Did you know that when we don’t live in the moment, we are creating hell for ourselves? This means that we spend most of our time in hell. That we’re used to it doesn’t make it any less hell. Hell is separation. To live in the moment is to be reconnected with who we are.
The “moment” may sound like a vacuous concept, devoid of any real power. And of course that’s what it is when that’s all you allow it to be. You can’t be talked into believing in the moment any more than you can be talked into believing in God, another vacuous concept for many people. But you might be talked into investigating it for yourself.
To have faith in the moment is to have faith in God. You must not take my word for it, or you will only pad your hell with concepts of heaven, which, if anything, will only make it worse. But if a concept or a message leads you into practice, then it makes it all worth writing about.
The moment is where you find that, once you’ve emptied yourself of all the things you think you need to hold onto, there is actually a fullness that is more than enough to sustain you and to live your life beautifully. But you have to let go of everything you think you know, everything you think you need, everything you think is keeping you alive and safe. The best way I know of to do this is to meditate.
Since we spend most of our time in hell, we have very weak heaven muscles. Fortunately, there is no mystery as to how to develop heaven muscles. There is a reason we see very similar spiritual practices and disciplines among all the world’s religious traditions. It’s because they work. I commend them to you. When you start practicing them, especially meditation, you will begin to realize just how many layers of mind separate you from yourself. And you’ll see why it’s called a “practice” and a “discipline.” You’ll see that accessing the moment is no trivial matter, even if it is, paradoxically, the easiest and simplest thing in the world.
Just to warn you, this is not an experience you can just go get and then you’re covered. No. It’s more like a place to rest. A place you will leave many times even though you don’t actually have to leave. When you leave, life will become confusing once again. Perhaps even more confusing than it was before. That’s because when you’ve tasted heaven, hell becomes more painful than it was before. You’ll feel like you’ve come nowhere. You’ll feel like it was all for naught. You’ll wonder what you were ever thinking.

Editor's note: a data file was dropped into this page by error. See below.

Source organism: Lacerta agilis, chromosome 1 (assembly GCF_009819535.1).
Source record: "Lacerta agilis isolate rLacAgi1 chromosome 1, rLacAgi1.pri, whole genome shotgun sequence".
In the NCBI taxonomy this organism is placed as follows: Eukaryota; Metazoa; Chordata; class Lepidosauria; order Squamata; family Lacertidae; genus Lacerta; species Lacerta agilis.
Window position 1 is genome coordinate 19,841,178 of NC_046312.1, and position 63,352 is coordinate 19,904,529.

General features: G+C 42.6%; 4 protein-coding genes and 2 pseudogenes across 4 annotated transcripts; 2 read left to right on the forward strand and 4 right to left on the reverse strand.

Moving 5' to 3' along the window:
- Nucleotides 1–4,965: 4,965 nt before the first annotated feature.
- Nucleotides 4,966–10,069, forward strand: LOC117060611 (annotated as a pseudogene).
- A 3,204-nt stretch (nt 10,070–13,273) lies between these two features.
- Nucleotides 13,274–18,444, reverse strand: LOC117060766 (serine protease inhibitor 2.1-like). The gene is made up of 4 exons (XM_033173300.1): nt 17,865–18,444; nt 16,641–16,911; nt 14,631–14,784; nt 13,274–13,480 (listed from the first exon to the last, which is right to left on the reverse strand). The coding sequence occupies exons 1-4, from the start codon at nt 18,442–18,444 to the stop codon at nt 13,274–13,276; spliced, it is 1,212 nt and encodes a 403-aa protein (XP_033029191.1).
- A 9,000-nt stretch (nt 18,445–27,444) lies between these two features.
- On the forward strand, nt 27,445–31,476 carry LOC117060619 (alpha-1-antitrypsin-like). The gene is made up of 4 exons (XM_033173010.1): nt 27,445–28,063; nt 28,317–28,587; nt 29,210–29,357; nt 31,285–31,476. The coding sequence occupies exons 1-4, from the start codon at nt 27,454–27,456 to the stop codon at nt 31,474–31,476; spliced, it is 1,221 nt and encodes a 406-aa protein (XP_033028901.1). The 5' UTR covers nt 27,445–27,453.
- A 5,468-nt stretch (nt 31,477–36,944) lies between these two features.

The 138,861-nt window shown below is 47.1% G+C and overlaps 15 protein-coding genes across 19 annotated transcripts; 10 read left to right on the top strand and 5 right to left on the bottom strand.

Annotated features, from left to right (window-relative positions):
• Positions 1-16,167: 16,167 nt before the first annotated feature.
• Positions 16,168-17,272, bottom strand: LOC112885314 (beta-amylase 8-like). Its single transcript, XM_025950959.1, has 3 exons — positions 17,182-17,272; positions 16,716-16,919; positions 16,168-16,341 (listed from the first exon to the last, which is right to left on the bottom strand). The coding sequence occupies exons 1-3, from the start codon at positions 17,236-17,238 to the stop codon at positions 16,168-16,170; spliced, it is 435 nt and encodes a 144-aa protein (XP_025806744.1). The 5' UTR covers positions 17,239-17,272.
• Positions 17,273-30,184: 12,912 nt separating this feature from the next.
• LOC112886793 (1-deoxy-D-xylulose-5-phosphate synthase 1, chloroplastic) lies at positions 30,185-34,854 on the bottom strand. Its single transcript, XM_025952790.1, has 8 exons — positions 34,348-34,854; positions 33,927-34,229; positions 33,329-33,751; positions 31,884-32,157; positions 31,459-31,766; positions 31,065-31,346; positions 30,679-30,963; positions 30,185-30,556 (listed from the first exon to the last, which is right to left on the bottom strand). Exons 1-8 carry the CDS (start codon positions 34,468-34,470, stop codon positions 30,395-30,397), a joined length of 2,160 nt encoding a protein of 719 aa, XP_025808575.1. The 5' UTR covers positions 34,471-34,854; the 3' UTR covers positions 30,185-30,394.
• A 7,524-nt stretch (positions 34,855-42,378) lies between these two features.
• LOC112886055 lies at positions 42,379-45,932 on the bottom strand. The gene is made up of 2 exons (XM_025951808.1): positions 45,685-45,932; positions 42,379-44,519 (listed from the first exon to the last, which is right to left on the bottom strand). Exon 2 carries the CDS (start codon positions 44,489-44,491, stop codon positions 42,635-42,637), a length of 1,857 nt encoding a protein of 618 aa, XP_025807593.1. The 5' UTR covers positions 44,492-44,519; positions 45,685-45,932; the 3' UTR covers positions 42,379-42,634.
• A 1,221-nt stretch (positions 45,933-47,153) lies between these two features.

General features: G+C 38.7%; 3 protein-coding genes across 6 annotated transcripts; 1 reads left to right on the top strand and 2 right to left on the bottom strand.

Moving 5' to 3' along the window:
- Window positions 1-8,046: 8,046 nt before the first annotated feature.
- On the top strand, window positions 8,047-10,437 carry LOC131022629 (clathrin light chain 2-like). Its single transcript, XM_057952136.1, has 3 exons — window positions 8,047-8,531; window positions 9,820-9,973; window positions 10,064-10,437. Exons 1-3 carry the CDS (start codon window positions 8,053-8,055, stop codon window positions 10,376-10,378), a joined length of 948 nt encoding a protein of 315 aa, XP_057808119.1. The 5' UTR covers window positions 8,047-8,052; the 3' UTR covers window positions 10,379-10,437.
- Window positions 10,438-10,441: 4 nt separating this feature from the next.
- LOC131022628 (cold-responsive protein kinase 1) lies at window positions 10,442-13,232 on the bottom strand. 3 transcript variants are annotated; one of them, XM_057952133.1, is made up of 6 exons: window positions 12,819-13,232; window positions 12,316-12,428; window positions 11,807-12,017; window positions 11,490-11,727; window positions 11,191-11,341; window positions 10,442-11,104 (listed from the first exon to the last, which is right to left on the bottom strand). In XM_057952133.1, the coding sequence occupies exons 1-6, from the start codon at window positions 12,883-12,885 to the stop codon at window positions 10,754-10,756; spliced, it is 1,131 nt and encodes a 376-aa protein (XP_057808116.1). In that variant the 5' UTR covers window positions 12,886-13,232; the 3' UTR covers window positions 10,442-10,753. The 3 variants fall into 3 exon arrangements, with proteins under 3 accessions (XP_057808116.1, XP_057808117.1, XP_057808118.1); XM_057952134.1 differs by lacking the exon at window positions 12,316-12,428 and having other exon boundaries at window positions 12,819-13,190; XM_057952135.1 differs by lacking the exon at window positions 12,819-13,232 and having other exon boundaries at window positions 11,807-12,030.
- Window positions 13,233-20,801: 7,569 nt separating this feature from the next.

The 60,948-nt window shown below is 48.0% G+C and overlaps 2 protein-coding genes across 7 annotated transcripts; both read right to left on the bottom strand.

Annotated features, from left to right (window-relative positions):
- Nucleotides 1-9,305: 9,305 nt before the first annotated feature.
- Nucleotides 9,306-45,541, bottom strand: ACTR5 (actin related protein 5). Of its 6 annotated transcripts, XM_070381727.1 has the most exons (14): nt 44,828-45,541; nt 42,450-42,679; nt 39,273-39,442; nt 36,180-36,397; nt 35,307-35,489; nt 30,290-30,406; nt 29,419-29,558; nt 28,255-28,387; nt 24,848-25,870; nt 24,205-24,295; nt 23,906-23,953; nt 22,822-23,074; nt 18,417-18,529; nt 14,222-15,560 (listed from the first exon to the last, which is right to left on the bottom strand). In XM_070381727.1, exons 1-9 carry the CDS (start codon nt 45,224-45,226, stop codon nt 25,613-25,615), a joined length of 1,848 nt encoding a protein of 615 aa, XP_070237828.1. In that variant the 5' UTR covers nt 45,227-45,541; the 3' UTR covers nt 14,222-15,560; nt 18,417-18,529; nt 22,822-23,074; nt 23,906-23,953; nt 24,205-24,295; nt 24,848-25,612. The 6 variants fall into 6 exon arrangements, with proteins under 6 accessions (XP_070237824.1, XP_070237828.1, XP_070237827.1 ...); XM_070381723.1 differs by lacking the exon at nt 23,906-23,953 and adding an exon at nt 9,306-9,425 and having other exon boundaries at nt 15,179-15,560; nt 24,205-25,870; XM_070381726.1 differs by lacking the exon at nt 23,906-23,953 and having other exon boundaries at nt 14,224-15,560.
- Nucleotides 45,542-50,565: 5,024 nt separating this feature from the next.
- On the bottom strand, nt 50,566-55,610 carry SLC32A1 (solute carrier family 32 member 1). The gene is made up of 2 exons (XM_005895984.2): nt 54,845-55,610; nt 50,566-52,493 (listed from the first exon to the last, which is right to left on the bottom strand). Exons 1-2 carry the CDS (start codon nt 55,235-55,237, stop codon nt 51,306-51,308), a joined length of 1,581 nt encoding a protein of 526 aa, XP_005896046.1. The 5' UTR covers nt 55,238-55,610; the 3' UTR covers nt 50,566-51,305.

“For he hath said, I will never leave thee, nor forsake thee.”
But then, one day, you’ll realize in an instant that the moment is still here. That it never actually left you. You’ll see so clearly how all the effort you’ve been exerting to fill yourself up, to fill the hole in your heart, to dull the pain—you’ll see how unnecessary it was. And you’ll wake up in the midst of your cluttered life realizing you always already had everything you needed. Because even though you may have repeatedly forsaken the moment, the moment never forsook you. It is still here, closer than your heartbeat, filling you to perfection, offering a wellspring of inspiration and energy and motivation.
But they that wait upon the Lord shall renew their strength; they shall mount up with wings as eagles; they shall run, and not be weary; and they shall walk, and not faint.